The BBC understands that the bank is not accused of any wrongdoing by the authorities.US authorities have accused Liberty Reserve of laundering more than $6bn (£4bn) in criminal cash."Barclays can confirm it is co-operating with the investigation, following the notification it received from the authorities," a spokesman for the bank said on Sunday.
The Barclays account was in the name of Liberty Reserve founder Arthur Budovsky, the court documents said. Mr Budovsky opened the Spanish personal account in 2009, the BBC has learned.The DOJ has called Liberty Reserve the "largest international money-laundering prosecution in history", alleging that seven people involved in running the operation set up the digital cash service as a "criminal business venture" designed specifically to "help criminals conduct illegal transactions and launder the proceeds of their crimes".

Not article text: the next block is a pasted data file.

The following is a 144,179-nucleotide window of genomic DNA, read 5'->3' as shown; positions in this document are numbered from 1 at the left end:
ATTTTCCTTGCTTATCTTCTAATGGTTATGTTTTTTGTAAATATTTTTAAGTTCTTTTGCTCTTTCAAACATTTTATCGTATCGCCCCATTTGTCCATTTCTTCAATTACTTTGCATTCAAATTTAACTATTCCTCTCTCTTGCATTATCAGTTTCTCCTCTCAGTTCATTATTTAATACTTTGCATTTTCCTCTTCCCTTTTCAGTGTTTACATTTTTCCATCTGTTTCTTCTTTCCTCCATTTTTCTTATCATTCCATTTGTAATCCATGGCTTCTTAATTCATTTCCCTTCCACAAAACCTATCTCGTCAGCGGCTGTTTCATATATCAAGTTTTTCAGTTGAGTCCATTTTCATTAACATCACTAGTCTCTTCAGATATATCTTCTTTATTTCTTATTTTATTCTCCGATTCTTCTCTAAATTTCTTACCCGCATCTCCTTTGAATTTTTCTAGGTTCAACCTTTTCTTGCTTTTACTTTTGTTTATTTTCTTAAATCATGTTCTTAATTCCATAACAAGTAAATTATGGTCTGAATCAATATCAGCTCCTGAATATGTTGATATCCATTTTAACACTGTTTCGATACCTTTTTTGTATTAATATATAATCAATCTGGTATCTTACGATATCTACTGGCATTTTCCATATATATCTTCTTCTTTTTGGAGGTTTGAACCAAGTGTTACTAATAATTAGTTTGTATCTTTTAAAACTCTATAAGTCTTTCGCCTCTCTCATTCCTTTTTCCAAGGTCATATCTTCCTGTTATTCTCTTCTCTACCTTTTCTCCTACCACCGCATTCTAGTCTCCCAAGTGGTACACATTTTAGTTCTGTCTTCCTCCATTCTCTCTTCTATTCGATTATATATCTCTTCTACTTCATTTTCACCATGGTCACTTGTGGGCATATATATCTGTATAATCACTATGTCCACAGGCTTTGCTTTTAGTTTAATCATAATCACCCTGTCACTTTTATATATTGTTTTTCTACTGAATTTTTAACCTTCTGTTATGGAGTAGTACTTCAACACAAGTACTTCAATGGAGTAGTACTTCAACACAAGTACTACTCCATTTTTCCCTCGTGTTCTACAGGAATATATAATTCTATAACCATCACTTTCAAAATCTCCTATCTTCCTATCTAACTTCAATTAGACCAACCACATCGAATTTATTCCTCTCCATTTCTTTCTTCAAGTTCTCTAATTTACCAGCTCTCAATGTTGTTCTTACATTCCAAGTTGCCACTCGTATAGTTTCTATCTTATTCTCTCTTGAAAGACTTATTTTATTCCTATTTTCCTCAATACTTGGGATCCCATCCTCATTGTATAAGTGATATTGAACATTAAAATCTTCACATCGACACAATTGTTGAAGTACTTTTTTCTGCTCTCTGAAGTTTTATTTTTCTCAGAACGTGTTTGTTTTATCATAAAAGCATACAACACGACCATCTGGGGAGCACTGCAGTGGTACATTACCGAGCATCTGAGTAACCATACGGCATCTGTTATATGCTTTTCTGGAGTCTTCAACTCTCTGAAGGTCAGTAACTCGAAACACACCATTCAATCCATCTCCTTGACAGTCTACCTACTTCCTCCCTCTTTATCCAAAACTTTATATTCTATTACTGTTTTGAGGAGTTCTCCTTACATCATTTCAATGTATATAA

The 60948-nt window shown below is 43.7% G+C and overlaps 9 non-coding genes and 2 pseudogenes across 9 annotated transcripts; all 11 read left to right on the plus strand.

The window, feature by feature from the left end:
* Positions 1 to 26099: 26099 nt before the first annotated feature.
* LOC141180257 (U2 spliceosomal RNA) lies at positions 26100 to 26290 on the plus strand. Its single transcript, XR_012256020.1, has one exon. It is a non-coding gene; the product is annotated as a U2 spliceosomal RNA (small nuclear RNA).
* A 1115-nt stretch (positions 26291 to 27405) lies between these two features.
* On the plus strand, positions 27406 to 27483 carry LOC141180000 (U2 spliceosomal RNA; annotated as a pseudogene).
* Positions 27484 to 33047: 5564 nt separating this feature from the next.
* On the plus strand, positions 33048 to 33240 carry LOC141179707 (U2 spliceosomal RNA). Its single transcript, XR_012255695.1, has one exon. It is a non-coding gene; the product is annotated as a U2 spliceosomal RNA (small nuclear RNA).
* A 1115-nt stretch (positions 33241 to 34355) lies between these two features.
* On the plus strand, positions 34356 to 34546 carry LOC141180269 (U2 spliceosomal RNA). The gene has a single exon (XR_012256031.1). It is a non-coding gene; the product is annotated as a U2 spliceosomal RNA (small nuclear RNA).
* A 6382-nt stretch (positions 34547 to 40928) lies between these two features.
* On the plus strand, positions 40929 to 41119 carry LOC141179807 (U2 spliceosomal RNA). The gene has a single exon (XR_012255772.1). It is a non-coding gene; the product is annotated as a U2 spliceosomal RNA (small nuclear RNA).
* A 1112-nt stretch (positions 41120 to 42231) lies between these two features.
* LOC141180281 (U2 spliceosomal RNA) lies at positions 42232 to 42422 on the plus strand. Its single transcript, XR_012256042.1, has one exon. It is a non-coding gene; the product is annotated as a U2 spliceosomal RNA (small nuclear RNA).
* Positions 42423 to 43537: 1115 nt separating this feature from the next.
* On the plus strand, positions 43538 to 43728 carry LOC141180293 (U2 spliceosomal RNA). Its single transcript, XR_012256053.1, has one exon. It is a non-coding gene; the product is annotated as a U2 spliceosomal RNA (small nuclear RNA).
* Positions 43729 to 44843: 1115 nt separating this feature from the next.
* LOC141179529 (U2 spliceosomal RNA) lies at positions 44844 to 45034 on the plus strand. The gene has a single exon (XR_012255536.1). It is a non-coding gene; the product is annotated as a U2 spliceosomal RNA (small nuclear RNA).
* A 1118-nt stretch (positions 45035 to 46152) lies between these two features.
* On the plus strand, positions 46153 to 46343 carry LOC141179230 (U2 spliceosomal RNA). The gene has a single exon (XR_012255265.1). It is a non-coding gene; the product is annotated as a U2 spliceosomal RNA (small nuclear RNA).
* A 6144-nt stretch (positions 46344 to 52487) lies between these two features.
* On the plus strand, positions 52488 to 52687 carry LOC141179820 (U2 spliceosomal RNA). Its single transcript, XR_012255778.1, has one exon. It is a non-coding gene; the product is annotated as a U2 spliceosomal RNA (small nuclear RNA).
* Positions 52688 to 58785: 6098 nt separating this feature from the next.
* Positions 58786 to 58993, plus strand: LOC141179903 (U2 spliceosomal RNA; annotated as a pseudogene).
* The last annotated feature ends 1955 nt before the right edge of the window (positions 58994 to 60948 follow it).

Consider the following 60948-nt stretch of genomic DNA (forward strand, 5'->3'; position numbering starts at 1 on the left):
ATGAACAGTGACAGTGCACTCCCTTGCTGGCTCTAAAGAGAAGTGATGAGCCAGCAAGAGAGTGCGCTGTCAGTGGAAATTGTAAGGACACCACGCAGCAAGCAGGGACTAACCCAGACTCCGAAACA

Here is a bit of background on Arthur Budovsky, founder of Liberty Reserve:
Seven people, including founder Arthur Budovsky, were charged by the U.S. regulatory body. Budovsky is no stranger to illegal money laundering activities. In 2006, he was convicted of breaching money transmission guidelines associated with E-Gold. In 2011, he surrendered his U.S. citizenship and built a new financial network in Costa Rica.
But Budovsky ran out of luck in that country, as well -- when his company was charged for violating money laundering rules in 2011. However, Costa Rican regulators were duped by a false computer portal which provided fake data. Meanwhile, Liberty continued to run its operations through subsidiary companies in Malaysia, Russia, Nigeria, Cyprus, Hong Kong and Australia.
Liberty Reserves clients included:
“They included, for example: traffickers of stolen credit card data and personal identity information; peddlers of various types of online Ponzi and get-rich-quick schemes; computer hackers for hire; unregulated gambling enterprises; and underground drug-dealing Web sites,” according to the indictment.